prediction

A Quote by Nassim Nicholas Taleb on prediction and narration

Prediction, not narration, is the real test of our understanding of the world.

Nassim Nicholas Taleb

Source: The Black Swan: The Impact of the Highly Improbable, Pages: 133

Contributed by: ~C4Chaos

A Quote by Saras Sarasvathy on entrepreneur, future, entrepreneurism, action, and prediction

Entrepreneurs are entrepreneurial, as differentiated from managerial or strategic, because they think effectually; they believe in a yet-to-be-made future that be substantially shaped by human action; and they realize that to the extent this human action can control the future, they need not expend energies trying to predict it. In fact, to the extent that the future is shaped by human action, it is not much use trying to predict it - it is much more useful to understand and work with the people who are engaged in the decisions and actions that bring it into existence.

Saras Sarasvathy

Source: What makes entrepreneurs entrepreneurial?

Contributed by: Siona

A Quote by unknown on prediction, uncertainty, it, and business

“This ‘telephone’ has far too many shortcomings to be seriously considered as a means of communications.”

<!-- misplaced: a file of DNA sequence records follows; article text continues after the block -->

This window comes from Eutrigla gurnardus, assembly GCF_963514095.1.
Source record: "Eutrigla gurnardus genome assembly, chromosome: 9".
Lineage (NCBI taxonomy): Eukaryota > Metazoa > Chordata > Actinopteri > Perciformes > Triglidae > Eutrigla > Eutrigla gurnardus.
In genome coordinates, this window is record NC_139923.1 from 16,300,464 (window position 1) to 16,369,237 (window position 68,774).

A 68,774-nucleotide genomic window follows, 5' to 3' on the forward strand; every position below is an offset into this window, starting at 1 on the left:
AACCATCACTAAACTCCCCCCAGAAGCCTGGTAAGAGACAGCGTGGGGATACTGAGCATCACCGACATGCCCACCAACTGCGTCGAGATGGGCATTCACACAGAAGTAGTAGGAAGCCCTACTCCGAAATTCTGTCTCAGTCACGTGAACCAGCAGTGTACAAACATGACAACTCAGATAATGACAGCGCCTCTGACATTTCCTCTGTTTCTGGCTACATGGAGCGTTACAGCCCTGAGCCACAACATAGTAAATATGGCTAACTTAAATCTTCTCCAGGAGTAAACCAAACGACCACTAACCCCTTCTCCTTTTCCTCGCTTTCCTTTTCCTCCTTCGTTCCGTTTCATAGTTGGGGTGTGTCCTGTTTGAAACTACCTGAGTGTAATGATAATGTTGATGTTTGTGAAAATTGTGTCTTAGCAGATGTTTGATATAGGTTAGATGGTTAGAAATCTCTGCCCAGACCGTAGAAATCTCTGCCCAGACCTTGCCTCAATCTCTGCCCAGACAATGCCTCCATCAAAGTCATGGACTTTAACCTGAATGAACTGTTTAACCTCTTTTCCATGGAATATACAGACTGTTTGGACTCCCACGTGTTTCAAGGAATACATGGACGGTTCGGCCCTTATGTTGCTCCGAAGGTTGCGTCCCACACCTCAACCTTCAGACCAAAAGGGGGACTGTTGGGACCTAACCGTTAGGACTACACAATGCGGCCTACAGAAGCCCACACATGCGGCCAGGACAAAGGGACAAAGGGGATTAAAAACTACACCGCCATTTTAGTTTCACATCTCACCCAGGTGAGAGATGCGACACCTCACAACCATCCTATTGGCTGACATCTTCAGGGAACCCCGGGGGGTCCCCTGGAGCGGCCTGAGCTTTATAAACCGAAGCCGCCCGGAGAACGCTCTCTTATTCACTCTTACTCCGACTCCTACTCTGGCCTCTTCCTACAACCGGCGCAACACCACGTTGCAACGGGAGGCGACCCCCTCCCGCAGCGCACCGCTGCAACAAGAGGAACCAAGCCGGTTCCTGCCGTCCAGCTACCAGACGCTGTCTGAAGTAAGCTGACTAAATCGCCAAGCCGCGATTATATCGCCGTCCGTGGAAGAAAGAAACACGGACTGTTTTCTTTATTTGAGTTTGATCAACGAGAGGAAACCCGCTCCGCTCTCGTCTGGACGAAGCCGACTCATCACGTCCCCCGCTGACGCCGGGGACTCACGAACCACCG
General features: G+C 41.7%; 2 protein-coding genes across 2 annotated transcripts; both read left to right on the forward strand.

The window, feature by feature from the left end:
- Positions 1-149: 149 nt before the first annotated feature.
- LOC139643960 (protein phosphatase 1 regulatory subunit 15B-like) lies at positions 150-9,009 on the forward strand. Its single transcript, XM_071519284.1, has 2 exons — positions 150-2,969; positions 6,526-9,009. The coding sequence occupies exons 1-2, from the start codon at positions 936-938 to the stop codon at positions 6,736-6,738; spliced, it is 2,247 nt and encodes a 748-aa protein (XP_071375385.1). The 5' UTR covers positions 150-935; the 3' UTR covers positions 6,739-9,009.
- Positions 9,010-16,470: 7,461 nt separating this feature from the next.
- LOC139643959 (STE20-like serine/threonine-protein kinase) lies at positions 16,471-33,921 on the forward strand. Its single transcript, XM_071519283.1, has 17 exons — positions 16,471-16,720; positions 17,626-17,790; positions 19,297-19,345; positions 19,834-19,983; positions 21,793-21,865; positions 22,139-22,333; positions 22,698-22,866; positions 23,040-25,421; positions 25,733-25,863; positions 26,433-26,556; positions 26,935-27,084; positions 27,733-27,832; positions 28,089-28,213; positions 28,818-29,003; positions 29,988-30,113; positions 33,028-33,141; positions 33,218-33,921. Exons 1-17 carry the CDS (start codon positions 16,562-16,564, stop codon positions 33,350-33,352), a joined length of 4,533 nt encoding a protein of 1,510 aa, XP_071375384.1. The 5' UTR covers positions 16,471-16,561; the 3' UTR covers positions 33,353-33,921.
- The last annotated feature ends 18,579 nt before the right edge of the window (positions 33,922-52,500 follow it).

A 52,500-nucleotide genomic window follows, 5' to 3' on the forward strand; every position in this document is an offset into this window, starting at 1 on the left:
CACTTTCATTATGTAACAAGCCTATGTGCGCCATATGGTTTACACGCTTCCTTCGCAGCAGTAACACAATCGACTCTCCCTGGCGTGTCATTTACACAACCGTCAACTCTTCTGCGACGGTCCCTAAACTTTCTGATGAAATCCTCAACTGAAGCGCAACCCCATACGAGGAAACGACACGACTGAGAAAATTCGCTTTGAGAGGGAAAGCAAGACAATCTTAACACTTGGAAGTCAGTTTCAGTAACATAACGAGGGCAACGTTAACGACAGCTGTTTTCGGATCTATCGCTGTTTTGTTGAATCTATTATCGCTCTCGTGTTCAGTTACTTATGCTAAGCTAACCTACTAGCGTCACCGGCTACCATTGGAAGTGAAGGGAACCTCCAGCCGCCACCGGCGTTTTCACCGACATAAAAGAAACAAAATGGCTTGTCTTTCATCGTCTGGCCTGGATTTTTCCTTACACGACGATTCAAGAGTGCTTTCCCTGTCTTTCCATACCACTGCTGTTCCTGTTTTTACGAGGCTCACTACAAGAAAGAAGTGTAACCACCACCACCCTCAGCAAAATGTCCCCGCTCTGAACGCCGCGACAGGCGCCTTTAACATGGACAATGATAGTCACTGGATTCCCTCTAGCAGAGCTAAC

unknown

Source: Western Union Internal Memo ,1876

Contributed by: Praveer

A Quote by Michael on prediction markets, prediction, wisdom of crowds, experts, and academics

The idea behind prediction markets is simple: People who claim to have any foresight or expertise into a social or political issue bet on specific empirical predictions concerning what will happen in the future. James Surowiecki's The Wisdom of Crowds has popularized research showing that under certain conditions "crowds" outperform experts. Well-designed prediction markets fulfill those conditions: The Iowa prediction markets outperform exit polls in predicting elections; and Florida orange futures markets outperform weather forecasters in predicting Florida weather. When we give large numbers of people an opportunity to discover the truth about the world, in a situation in which there are financial pay-offs for accuracy, on balance they outperform experts. More recently, Philip Tetlock conducted a large-scale analysis of expert political judgment and discovered that the better known an "expert," the worse his judgment as measured against predictive accuracy.[4]

Michael Strong

Source: TCS Daily: Put Your Money Where Your Theory Is

Contributed by: ~C4Chaos

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